Internationally, governments are under increasing pressure to ensure that their policy initiatives and spending proposals deliver good value to their citizens. Should taxpayers’ money be spent on a new railway line or a new sewage treatment plant? Is a light rail system preferable to an improved bus system? Should government approval be given to a new mining development? Or should the area proposed for mining be set aside as a nature protection area? These types of questions call for the rigorous assessment of proposals.
The provision of such rigorous assessments is challenging. The task involves predicting the future outcomes of proposed government actions and estimating the values held by citizens for those outcomes. Predicting the future involves risk and uncertainty. The impact of time on values needs to be incorporated. For some values, there are no markets working to deliver estimate.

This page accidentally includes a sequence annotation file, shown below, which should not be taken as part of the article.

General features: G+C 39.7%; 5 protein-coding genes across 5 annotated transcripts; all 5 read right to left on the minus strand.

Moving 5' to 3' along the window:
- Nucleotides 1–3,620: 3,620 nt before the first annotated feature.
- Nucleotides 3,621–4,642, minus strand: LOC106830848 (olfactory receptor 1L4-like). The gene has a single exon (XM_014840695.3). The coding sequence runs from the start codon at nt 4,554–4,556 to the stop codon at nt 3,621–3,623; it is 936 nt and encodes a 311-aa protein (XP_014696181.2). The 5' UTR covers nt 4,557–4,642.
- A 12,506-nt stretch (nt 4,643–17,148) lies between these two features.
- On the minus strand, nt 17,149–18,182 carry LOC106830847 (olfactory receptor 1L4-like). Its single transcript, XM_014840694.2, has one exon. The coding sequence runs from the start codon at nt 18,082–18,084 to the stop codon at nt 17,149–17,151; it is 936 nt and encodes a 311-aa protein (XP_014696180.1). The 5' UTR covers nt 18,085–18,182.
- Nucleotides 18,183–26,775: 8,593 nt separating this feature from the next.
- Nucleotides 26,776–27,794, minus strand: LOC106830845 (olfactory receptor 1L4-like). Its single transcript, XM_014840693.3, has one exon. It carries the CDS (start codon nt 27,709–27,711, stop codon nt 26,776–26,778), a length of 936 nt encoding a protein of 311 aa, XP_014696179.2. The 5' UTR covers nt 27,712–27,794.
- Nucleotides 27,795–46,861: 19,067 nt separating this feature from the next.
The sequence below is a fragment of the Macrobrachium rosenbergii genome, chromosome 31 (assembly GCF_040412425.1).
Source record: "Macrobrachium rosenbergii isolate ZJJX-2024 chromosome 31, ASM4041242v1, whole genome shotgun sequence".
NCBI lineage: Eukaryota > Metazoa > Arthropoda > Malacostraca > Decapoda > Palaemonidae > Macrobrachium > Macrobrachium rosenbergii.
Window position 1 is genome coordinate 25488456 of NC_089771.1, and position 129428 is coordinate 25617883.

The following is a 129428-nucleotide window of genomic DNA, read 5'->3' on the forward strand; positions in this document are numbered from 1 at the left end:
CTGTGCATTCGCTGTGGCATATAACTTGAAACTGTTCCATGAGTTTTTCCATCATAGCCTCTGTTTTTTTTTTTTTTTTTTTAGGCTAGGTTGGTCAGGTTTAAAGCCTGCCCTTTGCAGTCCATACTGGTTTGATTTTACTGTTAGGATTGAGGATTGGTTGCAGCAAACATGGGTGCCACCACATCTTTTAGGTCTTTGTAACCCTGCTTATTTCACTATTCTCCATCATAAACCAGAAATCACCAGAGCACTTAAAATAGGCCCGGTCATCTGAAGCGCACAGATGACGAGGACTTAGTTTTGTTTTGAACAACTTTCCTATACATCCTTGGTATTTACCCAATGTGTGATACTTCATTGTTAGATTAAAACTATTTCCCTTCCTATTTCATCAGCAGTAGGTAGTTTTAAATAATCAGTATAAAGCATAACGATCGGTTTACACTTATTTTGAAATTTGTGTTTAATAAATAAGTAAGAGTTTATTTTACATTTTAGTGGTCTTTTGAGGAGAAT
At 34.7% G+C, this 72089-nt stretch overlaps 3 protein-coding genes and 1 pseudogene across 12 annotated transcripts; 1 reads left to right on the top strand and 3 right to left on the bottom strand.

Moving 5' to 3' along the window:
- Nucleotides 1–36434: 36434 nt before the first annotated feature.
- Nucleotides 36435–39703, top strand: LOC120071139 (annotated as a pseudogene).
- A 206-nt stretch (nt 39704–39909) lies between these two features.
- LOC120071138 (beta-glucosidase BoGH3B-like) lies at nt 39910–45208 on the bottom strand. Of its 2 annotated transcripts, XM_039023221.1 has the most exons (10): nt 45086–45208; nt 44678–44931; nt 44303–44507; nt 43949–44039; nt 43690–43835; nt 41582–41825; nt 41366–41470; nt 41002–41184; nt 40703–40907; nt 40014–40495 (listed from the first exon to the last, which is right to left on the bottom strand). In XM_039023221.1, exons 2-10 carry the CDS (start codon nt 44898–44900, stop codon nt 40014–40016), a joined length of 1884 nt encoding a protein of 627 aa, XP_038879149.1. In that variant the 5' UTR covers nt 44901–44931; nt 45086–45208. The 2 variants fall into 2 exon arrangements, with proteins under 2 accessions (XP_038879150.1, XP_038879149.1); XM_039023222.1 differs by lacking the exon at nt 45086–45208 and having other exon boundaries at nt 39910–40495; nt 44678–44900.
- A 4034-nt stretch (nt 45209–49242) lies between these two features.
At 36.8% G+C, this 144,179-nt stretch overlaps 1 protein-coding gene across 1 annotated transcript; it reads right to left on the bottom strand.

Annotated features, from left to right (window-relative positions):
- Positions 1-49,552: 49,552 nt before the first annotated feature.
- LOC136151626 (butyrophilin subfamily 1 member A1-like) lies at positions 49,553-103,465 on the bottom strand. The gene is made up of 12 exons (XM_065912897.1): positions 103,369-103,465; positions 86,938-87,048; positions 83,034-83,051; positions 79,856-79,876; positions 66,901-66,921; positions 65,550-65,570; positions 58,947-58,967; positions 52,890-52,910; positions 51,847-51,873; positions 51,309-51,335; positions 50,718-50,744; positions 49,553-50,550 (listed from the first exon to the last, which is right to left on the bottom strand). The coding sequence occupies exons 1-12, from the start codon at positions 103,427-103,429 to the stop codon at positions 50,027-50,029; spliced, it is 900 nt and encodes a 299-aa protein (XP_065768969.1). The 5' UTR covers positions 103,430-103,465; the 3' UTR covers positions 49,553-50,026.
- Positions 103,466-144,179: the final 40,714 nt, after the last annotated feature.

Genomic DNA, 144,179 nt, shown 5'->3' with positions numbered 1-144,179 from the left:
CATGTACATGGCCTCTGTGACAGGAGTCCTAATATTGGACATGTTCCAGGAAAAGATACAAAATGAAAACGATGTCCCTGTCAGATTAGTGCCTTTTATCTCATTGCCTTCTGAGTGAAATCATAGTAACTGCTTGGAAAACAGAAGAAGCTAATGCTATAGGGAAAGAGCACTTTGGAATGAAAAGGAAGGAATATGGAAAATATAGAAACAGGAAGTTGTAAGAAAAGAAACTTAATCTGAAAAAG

The Executive Programme on Project and Policy Evaluation will provide insights into techniques developed to conduct the assessment task. Cost benefit analysis will be featured but additional and alternative evaluation methods will be detailed. A special feature of the Programme will be the introduction of methods used to estimate monetary values of outcomes that are not bought and sold in markets. Such value estimates are critical for the assessment of projects and policies that involve environmental and social outcomes.